When you get to the Vasquez Rocks Natural Area Park, make your way to the Interpretive Center first if you want to learn more about how the rocks were formed, or just cool off on a hot day. The center shows kid-friendly movies on the rock formations and it offers background on some of the animals that call the area home.
Take note that there’s only one drinking fountain in the entire park area, so you may want to fill up your water bottle there before you head out for a walk or hike. At the center, grab a guide book so you can have an explanation of all trail markers.
The Vasquez Rocks Natural Area Park is ripe for exploration. There are low sloping rocks that little kids can play on and huge steep ones that are best left to the older and more agile. Trails wind all over the park, but you don’t have to stay on them. Some find adventuring more fun when given free range to uncover every inch of the area.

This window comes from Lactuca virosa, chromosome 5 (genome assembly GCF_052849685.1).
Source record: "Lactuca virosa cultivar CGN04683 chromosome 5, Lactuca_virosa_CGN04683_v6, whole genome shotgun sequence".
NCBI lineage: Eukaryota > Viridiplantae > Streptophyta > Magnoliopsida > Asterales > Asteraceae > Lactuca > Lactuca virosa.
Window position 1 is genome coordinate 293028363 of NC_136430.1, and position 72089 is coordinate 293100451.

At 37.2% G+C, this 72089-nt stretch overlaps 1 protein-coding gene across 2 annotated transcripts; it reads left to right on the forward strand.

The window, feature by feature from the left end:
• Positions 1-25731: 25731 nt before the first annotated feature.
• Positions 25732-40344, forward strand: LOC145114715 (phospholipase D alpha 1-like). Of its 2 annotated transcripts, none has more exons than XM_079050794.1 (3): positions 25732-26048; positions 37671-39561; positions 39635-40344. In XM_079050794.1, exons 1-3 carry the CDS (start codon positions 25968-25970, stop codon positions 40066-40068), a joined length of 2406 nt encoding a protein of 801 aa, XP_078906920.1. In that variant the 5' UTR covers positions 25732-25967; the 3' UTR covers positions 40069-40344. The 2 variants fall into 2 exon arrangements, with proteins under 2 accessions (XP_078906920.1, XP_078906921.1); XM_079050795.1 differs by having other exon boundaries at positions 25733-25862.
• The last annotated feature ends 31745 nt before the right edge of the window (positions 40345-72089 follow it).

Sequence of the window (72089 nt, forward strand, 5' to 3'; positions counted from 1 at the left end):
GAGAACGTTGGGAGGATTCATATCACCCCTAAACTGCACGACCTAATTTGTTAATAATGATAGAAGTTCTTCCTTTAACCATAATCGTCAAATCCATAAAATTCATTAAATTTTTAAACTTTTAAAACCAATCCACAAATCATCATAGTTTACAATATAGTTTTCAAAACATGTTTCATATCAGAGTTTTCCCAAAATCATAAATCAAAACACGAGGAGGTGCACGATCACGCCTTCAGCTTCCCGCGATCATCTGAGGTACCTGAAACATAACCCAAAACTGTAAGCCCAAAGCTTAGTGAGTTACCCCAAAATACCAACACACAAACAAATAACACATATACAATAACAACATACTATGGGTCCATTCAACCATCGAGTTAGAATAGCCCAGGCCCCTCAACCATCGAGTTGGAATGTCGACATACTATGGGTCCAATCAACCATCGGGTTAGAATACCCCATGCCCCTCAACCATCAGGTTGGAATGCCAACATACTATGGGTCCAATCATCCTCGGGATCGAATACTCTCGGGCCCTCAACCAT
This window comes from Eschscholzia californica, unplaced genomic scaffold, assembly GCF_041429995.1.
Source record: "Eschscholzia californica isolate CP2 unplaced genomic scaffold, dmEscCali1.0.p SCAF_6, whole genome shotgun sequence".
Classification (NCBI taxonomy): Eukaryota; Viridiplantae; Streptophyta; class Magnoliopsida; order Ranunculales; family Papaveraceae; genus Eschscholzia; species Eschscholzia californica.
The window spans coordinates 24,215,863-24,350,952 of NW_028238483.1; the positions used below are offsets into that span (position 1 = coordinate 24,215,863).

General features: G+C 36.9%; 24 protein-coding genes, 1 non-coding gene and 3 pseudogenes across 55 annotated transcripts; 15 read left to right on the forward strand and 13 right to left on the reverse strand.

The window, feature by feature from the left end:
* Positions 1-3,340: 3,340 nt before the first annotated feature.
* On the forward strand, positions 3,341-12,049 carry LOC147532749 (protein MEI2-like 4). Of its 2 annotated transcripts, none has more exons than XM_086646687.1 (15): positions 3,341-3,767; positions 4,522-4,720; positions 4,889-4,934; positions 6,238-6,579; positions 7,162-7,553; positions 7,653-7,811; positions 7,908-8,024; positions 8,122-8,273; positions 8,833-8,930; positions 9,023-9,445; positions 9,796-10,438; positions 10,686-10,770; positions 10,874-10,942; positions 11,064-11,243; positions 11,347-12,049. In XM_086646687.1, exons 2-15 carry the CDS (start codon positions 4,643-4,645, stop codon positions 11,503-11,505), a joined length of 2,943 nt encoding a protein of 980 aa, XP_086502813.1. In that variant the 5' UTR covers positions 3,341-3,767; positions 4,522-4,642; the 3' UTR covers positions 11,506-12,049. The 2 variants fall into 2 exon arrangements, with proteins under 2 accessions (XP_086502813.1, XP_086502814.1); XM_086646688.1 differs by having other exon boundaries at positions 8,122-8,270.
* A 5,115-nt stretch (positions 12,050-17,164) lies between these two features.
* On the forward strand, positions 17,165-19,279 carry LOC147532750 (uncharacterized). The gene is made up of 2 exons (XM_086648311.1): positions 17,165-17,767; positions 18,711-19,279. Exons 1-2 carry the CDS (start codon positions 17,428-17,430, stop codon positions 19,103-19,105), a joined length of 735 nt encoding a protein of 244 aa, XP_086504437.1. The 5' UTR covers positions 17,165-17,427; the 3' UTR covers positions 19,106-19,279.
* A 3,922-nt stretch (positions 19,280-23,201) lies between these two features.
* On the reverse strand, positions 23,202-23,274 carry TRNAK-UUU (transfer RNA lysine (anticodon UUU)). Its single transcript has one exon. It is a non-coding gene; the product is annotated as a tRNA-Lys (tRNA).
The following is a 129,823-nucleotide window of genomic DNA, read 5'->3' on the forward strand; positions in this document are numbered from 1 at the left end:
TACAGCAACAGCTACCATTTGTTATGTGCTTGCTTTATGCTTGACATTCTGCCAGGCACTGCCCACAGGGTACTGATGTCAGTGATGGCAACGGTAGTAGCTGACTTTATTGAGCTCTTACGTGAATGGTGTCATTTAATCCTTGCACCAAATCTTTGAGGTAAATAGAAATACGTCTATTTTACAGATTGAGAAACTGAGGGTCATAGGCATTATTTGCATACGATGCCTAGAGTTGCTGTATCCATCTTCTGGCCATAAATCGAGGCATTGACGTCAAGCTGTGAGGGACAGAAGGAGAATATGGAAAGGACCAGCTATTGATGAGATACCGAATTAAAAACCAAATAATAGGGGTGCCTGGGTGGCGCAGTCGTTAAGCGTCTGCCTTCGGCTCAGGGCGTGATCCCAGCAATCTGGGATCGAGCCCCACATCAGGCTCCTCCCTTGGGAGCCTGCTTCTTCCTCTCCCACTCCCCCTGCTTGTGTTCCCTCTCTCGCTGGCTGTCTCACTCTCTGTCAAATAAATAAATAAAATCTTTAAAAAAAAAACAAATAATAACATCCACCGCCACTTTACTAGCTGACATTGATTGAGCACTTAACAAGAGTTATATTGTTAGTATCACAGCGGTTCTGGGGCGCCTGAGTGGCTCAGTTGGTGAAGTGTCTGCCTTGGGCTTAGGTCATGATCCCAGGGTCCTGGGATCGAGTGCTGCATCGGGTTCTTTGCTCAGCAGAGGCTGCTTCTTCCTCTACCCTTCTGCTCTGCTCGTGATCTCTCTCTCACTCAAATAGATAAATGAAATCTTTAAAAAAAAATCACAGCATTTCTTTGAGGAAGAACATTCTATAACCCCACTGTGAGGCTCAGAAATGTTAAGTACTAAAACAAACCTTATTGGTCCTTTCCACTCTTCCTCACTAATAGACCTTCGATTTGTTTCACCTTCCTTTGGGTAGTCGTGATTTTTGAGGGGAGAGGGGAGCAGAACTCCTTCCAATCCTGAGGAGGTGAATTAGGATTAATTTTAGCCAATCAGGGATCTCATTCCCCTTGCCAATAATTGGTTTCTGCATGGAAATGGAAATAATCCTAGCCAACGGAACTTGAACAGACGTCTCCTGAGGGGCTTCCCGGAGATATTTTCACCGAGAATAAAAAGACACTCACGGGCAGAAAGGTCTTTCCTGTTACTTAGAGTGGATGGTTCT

There are picnic benches scattered about, in the sandy dirt and in the brush. A “secret” cave lies hidden off of the main road, and you won’t find a legitimate trail leading to it so keep an eye out for it or ask for navigation tips when you’re at the Interpretive Center.
Hiking Vasquez Rocks
If you were to hike all the way through the trails at Vasquez Rocks, you would cover 3.4 miles. This is some fascinating terrain, but not everyone is up for a journey of this length. Pick a trail or two and just go exploring. You’ll view some outstanding signs of the earthquake that occurred long ago, including folded and twisted rocks that the San Andreas Fault seems to have had its way with.
Much of the area is still recovering from a wild fire that occurred in 2007. Water erosion is evident, as some of the rocks are in strange shapes that could not have happened simply because of an earth tremor.
Beautifully mild, moderate and exceptionally challenging hikes are yours for the taking. Just about anyone can hike here, and those who are able especially love going off-trail to shimmy through canyons and hoist themselves over incredibly large rocks.